Aerodromi Crne Gore 606.818 € 19,38 %
Elektroprivreda 301.858 € 2.00%

Port of Bar spent 835.6 thousand euros for simple procurement below 5,000 euros in 2022, which accounted for 16.88 percent of the total expenditure for public procurement. Airports of Montenegro allocated 606.8 thousand euros for direct procurement, constituting 19.4 percent of the total expenditure for public procurement in the previous year, while EPCG allocated 301.9 thousand euros for the same purpose last year, which is two percent of the total expenditure for public procurement.

Of these three enterprises, only Port of Bar provided invoices. Through an analysis of data from the Ministry of Finance reports and invoices obtained via SPI, we determined that the state enterprise had three direct procurements whose value exceeded 5,000 euros excluding VAT.

In the past year, Port of Bar had 14 instances of battery procurement from six suppliers, amounting to nearly 9,000 euros including VAT, which is close to three thousand euros beyond the permitted limit for direct agreements. Additionally, for repair works on the grab crane, it paid a total of 9,770 euros through two invoices to the same supplier, while the procurement item “filter element” appeared seven times with an annual value of 9,097 euros. These procurements were made from the same company.

Phones, wallets, chairs…

State enterprises conducted direct procurement to purchase phones, wallets, chairs, trout, paid for lunches, celebrations, and sometimes just a few drinks. The Regional Diving Center spent the most money on a phone, 1,413 euros for a Samsung Galaxy S22 Ultra. Montenegro Bonus bought an iPhone 12 for 839 euros.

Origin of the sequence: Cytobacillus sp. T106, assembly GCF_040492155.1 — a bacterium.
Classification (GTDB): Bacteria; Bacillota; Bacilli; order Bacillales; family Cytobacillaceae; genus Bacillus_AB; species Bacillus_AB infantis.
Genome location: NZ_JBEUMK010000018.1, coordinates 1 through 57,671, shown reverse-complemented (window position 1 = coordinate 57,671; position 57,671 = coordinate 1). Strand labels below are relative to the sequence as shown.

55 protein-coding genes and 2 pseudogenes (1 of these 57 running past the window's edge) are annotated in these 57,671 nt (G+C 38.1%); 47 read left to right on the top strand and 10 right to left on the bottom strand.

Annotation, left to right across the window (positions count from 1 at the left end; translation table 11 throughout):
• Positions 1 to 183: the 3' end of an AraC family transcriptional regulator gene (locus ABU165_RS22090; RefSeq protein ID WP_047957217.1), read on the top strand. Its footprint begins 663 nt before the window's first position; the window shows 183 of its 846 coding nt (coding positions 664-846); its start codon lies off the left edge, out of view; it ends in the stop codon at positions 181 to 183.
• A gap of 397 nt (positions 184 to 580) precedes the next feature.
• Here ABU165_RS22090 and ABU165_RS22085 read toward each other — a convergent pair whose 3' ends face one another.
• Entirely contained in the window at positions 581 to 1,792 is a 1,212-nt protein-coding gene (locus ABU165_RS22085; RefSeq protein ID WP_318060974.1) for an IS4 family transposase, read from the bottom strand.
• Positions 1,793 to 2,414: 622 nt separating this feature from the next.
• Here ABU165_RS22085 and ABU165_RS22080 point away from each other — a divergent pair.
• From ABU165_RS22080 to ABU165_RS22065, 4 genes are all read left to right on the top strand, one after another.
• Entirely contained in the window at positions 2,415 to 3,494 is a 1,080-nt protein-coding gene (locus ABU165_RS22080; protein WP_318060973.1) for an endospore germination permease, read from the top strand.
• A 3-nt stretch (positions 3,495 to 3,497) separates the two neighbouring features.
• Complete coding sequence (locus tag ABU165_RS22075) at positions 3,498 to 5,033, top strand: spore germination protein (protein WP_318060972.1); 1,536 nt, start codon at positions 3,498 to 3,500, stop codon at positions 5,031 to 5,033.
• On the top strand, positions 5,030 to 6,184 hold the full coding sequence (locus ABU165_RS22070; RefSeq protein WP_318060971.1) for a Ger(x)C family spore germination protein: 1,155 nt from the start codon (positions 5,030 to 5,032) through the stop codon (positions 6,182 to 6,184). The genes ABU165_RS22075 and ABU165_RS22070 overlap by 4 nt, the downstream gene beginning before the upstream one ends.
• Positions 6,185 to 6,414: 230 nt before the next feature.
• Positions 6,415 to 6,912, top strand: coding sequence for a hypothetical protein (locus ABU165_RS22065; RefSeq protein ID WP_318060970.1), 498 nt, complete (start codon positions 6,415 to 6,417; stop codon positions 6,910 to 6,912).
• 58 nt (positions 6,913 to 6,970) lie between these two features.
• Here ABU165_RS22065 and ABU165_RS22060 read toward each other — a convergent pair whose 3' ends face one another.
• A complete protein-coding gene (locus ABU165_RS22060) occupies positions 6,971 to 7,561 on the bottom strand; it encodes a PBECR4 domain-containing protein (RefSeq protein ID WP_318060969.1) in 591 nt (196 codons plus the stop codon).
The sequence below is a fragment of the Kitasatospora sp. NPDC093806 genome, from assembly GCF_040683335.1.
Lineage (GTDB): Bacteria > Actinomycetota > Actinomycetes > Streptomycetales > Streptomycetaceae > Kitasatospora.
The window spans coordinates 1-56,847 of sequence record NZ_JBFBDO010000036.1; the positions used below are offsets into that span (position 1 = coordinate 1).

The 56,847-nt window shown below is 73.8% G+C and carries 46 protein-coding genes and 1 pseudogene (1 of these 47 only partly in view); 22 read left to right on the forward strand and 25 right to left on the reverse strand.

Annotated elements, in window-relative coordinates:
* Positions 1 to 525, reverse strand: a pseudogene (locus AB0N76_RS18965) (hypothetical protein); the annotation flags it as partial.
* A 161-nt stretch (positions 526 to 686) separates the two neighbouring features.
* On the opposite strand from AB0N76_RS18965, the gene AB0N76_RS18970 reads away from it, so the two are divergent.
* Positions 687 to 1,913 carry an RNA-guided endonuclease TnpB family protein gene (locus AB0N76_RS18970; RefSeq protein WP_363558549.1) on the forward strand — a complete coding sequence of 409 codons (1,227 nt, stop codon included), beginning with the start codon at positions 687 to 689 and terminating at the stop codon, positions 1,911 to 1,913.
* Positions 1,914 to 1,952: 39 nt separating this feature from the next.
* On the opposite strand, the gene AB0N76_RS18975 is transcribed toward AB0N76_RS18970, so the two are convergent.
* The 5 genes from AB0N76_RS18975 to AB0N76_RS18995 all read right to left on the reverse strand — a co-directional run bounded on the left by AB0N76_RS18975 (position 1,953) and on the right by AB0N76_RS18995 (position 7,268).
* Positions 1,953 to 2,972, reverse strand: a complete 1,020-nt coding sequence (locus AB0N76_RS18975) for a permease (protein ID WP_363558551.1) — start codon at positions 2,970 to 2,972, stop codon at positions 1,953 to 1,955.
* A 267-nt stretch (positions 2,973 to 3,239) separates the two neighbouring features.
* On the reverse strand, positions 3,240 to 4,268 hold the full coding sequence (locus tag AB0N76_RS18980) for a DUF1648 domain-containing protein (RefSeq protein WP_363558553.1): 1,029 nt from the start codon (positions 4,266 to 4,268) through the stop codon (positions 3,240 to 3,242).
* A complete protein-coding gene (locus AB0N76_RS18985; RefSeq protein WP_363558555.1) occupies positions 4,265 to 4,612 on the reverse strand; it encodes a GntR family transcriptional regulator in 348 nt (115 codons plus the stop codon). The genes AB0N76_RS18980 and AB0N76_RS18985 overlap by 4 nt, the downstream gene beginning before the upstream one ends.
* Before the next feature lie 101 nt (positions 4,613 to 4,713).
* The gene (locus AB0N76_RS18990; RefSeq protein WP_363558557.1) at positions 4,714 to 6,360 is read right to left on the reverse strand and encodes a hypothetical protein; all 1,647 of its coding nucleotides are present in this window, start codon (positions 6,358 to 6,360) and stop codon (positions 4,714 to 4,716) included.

Several enterprises procured the development of the “Europe Now” program for payroll calculation, paying from 968 to 1,270 euros.

Almost all enterprises held New Year’s celebrations, and there were other celebrations where enterprises paid for alcohol. At the CETI celebration, 25 bottles of wine were consumed, and at the COTEE celebration, 14 bottles. COTEE explained that it was a retirement farewell, where employees covered the costs of gifts and dinner, while the company paid for the alcohol.

Entertainment expenses ranged from a few euros to several thousand euros. National parks had a bill of two euros, and there were several bills after working hours consisting only of brandies. JPNPCG stated that these bills were related to entertainment expenses, which were solely under the authority of the executive director as the authorised person, and during the specified period, the director of the company was Aleksandar Bulatović.